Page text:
• NCFs Unknown (ncfs_known): Number of NCFs received with reason code "unknown". These are NCFs with a reason code this receiver transport does not recognize. After a delay (set by configuration option transport_lbtrm_nak_suppress_interval (default 1000ms), it resends the NAK. This counter should never be greater than 0 unless applications linked with different versions of Ultra Messaging software coexist on the same network.
  • unrec 0/24
    • Unrecoverable loss transmit window (txw):  Number of LBT-RM datagrams unrecovered (LBM_MSG_UNRECOVERABLE_LOSS delivered to receiver application) due to transmission window advance. This means that the message was no longer in the source-side transmission window and therefore not retransmitted. The window size is set by transport configuration option lbtrm_transmission_window_size (default 24MB)
    • Unrecoverable loss due to timeout (tmo): Number of LBT-RM datagrams unrecovered due to a retransmission not received within the NAK generation interval (set by configuration option transport_lbtrm_nak_generation_interval; default 10,000ms). Note: Receivers for these messages' topics will also report related messages as unrecoverable, with LBM_MSG_UNRECOVERABLE_LOSS for an individual message and LBM_MSG_UNRECOVERABLE_LOSS_BURST for a burst loss event. However, it is possible for these application-level message declarations to occur even without increments to this counter, as the transport is unaware of the topic content of messages and may still be trying to deliver related lost packets. Note that this value correlates with the accumulated "Loss" statistics on the webmon.
  • nak stm 3/867/9803 
          NAK service time (i.e. time in milliseconds for a lost message to be recovered) Min/Mean/Max
    • Min: Minimum time (in milliseconds), i.e., the shortest time recorded so far for a lost message to be recovered. If this time is greater than configuration option transport_lbtrm_nak_backoff_interval, it may be taking multiple NAKs to initiate retransmissions, indicating a lossy network.
    • Mean: Mean time (in milliseconds) in which loss recovery was accomplished. This is an exponentially weighted moving average (weighted to more recent) for accumulated measured recovery times. Ideally this field should be as close to your minimum recovery time (nak_stm_min, above) as possible. High mean recovery times indicate a lossy network.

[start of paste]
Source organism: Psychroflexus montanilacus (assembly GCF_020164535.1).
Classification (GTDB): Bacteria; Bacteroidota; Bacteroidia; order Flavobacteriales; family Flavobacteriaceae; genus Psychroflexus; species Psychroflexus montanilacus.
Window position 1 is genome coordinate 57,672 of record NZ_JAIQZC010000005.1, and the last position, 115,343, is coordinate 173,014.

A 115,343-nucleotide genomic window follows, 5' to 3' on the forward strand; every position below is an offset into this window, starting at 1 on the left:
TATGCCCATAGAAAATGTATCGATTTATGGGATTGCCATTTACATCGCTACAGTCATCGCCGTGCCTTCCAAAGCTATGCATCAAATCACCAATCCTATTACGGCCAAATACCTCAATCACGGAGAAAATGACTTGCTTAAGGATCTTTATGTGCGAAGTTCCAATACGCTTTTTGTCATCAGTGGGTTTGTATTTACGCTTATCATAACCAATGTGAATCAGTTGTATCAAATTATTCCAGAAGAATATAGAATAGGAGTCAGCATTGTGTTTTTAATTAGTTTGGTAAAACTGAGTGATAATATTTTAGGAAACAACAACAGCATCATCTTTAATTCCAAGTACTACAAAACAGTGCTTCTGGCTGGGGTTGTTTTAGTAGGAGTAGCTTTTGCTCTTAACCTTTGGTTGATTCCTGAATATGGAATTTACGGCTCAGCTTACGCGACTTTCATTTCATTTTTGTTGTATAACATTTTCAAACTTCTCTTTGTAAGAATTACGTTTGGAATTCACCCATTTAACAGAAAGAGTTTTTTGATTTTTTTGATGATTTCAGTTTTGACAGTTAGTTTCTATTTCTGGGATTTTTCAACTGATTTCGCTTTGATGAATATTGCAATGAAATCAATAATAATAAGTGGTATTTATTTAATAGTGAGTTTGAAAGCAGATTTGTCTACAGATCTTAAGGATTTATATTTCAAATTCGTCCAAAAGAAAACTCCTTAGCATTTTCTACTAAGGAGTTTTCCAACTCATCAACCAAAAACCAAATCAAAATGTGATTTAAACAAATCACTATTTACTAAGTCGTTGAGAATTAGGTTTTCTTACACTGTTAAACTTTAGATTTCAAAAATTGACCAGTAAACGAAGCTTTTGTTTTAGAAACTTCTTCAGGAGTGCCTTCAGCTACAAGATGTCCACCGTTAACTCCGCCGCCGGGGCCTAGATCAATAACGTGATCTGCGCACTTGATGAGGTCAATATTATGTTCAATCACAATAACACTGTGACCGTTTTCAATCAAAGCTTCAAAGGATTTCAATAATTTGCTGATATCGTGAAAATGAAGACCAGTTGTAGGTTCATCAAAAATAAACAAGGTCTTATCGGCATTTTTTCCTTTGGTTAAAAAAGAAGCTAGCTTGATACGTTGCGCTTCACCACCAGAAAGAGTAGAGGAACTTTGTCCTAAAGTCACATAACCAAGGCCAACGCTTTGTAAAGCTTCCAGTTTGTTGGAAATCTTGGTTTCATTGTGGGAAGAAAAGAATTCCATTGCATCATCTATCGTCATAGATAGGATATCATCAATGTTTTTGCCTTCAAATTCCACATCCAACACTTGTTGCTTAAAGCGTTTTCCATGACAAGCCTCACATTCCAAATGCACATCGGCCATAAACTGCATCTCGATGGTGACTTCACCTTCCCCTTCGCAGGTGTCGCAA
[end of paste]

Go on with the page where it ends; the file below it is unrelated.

• Max: Maximum time (in milliseconds), i.e., the longest time recorded so far for a lost message to be recovered. If this time is near or equal to the configuration option transport_lbtrm_nak_generation_interval setting, you have likely experienced some level of unrecoverable loss.
      This case for recovered packets (Max 9803) is close to 10 seconds, the default for giving up and declaring unrecoverable loss.
  • nak tx 0/1/43
          Number of times per lost message that the receiver transport transmitted a NAK. (Min/Mean/Max)
    • Min: Minimum number of times per lost message that a receiver transport transmitted a NAK, i.e., the lowest value collected so far. A value greater than 1 indicates a chronically lossy network.
    • Mean: Mean number of times per lost message that a receiver transport transmitted a NAK. Ideally this should be at or near 1. A higher value indicates a lossy network. This is an exponentially weighted moving average (weighted to more recent) for accumulated NAKs per lost message.
    • Max: Maximum number of times per lost message that a receiver transport transmitted a NAK, i.e., the highest value collected so far. A value higher than 1 suggests that there may have been some unrecoverable loss on the network during the sample period. A significantly high value (compared to the mean number) implies an isolated incident. 
      For this case, data shows that most of the time, only one NAK was needed per lost message. However, in the worst case, 43 NAKs were issued for a lost message.
More Information

Details of these statistics and those of other transports can be obtained from the receiver statistics structure reference in the API documentation; search for lbm_rcv_transport_stats_t_stct.

Reference

​For more information on the different store page parameters, see Ultra Messaging® Guide for Persistence and Queuing > "Ultra Messaging® Web Monitor".

Applies To
Product: Ultra Messaging
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Attachments
Last Modified Date:8/20/2014 10:11 PMID:142353